English Twenty20 needs big finish
English cricket's uneasy relationship with the growing influence of domestic Twenty20 will again come to the fore on Saturday when the Friends Life t20 Finals Day is held in Cardiff. It marks ten years since the Twenty20 Cup, the original competition, began in 2003 but other countries have taken the format to new levels.
Finals Day, unsatisfyingly, is scheduled the day after a programme of Championship matches and, what is more, it takes place in Cardiff, where none of the counties could have practiced anyway on the day before the match because the ground was staging an England ODI against South Africa. A capacity crowd approaching 15,000 is assured.
At stake is not only the trophy itself - and a significant winner's cheque alongside it - but also the final two places at the Champions League Twenty20 to be held in South Africa during October. That tournament comes with the possibility of huge sums of money but both English counties have to go through pre-qualifying before reaching the main stage, after the ECB declined to be one of the founding partners alongside the BCCI, Cricket Australia and Cricket South Africa.
The county game still does not know quite how to take the Champions League, with it being a hindrance at the end of the season; this year's tournament is only pushed back due to the World Twenty20. Embrace fully or ignore completely? Within the 18 counties there are people who fall on both sides.
Last year Somerset did themselves proud by reaching the semi-finals and, but for a straight drive from Jos Buttler that crashed into Craig Kieswetter's forearm, could have reached the final. Still, they enjoyed a lucrative pay day, money which they have been able to reinvest in their team. It is not a coincidence they have one of the deeper squads in county cricket and a crop of talented young players.
Somerset are one of this year's four semi-finalists, where they will face Hampshire in a rematch of the 2010 final that Hampshire won by losing fewer wickets after scores were tied. They are still carrying the albatross around their neck of being perennial runner's up but, as ever, will be a strong outfit on Finals Day.
Last year, Kieron Pollard was one of Somerset's overseas players but this time they have the South Africa opener Richard Levi but not Albie Morkel who is injured although Kevin O'Brien is also part of the squad. Elsewhere they have Marcus Trescothick back after his ankle injury along with the striking power of Kieswetter and Buttler.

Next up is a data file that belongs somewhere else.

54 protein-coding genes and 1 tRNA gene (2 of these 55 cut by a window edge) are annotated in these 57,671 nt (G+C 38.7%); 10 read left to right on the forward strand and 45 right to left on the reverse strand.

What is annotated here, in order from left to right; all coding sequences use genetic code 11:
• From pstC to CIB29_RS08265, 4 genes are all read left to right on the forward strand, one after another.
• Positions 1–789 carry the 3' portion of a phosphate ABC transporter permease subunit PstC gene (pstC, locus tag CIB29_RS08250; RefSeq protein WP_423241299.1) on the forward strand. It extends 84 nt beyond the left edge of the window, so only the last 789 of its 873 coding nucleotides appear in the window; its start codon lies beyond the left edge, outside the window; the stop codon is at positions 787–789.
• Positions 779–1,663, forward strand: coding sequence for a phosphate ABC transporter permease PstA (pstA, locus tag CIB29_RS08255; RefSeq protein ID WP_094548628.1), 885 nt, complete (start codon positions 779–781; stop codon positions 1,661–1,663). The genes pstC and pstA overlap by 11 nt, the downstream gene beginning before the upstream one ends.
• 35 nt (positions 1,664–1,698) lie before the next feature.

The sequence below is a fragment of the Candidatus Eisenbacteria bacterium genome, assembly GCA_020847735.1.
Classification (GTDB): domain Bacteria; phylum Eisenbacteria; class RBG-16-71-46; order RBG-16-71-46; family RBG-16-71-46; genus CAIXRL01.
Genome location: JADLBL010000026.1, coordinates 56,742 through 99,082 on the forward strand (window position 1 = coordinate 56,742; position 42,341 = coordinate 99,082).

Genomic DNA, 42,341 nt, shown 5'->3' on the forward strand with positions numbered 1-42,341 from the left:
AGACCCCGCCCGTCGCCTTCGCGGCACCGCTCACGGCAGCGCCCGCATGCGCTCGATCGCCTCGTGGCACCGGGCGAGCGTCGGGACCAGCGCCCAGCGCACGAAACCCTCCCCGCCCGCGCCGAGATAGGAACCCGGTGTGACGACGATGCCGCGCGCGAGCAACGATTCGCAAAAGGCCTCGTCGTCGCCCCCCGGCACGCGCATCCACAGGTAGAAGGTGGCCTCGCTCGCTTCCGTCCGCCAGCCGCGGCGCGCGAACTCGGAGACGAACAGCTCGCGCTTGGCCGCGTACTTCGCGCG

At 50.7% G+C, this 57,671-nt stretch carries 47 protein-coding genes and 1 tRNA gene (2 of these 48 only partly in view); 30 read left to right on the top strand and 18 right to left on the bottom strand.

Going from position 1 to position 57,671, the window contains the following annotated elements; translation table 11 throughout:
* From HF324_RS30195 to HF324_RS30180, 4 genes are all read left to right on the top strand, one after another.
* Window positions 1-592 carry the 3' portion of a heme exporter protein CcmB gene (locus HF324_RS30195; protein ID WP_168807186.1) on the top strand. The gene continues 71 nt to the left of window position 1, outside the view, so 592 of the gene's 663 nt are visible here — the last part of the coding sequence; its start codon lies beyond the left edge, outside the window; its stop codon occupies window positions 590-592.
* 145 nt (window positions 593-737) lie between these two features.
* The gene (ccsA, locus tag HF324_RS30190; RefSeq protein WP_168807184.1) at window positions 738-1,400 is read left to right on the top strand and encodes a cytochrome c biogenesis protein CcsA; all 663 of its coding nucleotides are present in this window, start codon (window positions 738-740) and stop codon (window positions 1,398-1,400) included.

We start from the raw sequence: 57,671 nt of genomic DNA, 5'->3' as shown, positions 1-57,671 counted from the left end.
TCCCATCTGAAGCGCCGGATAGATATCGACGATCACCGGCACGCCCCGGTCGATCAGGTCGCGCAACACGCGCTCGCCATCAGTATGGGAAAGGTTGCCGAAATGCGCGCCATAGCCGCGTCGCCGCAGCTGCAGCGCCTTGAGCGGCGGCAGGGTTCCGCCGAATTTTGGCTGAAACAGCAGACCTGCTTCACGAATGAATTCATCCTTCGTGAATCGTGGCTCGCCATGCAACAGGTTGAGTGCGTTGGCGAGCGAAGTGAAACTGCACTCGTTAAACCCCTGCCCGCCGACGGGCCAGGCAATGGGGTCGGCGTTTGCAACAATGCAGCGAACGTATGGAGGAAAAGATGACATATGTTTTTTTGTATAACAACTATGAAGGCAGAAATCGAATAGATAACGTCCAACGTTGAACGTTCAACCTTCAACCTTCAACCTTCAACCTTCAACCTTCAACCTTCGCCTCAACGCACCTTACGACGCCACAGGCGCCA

Hampshire, too, have a strong top order. James Vince is their top-scorer in the format this year, with 211 runs, but it was Neil McKenzie who guided them through the quarter-final against Nottinghamshire with a wonderful innings of deft placement. They will miss Glenn Maxwell, the allrounder, who has been called into Australia's one-day and Twenty20 squads, so Simon Katich and Jimmy Adams will have to fill the void.
Bowling is their weaker suit, but in Danny Briggs they have an international spinner and in Dimitri Mascarenhas a wise head who has seen it all before. Liam Dawson, who takes the new-ball with his left-arm spin, is not to be underestimated.
The other semi-final, which will be the first, starting at 11am in cricket's 12-hour day, is between Sussex and Yorkshire, the latter in their first Finals Day. Yorkshire have been boosted by the availability of Jonny Bairstow following the preceding day's one-day international but, as of Friday, were still waiting on news about Tim Bresnan. It is another odd piece of scheduling to place one of the marquee days of the domestic season little more than 12 hours after an ODI will have finished on the same ground. Yorkshire, at least, have the advantage of being the only team not in Championship action on Friday.
Yorkshire also have some very exciting younger players in their ranks. Gary Ballance has caught the eye with the cleanness of his striking while Azeem Rafiq, who stood in as captain during the group stage, is developing into a very astute all-round cricketer. Then there is what appears to be a rebirth for Adil Rashid, the legspinner, who is emerging from a prolonged slump. They will not have Mitchell Starc, the Australia left-arm quick, but, like Somerset, their South Africa batsman, David Miller, is available for the day.
Sussex have long been one of the most consistent one-day sides in the country. They won this competition in 2009, Michael Yardy's first year as captain, and this time Finals Day will mark his last outing in the role for Sussex, following his decision to step down in the Championship and CB40. They reached the semi-final with victory over Gloucestershire, which was led by Scott Styris' 37-ball hundred and he will be back in the side after competing in the Sri Lanka Premier League.
Matt Prior, keen to show he should be playing one-day and Twenty20 ahead of Kieswetter, and Luke Wright bring international experience but they rarely choose to play Monty Panesar in Twenty20 cricket, preferring the combination of Yardy, Chris Nash (a consistently impressive player), legspinner Will Beer and the surprise package of 20-year-old Michael Rippon. Neither do they lack pace options with Chris Liddle, the left-armer, and Amjad Khan capable of pushing the speed gun.
After the awful weather that cut swathes through the qualifying campaign the tournament desperately needs a high-octane finals day, although it will do well to match the drama of 2011 when the two semi-finals went to Super Overs before Leicestershire clinched the trophy by beating Somerset. As rain fell during the one-day international there were plenty of fingers being crossed.
August 24 3pm BST: this story was amended to reflect Albie Morkel not being available for Somerset
Andrew McGlashan is an assistant editor at ESPNcricinfo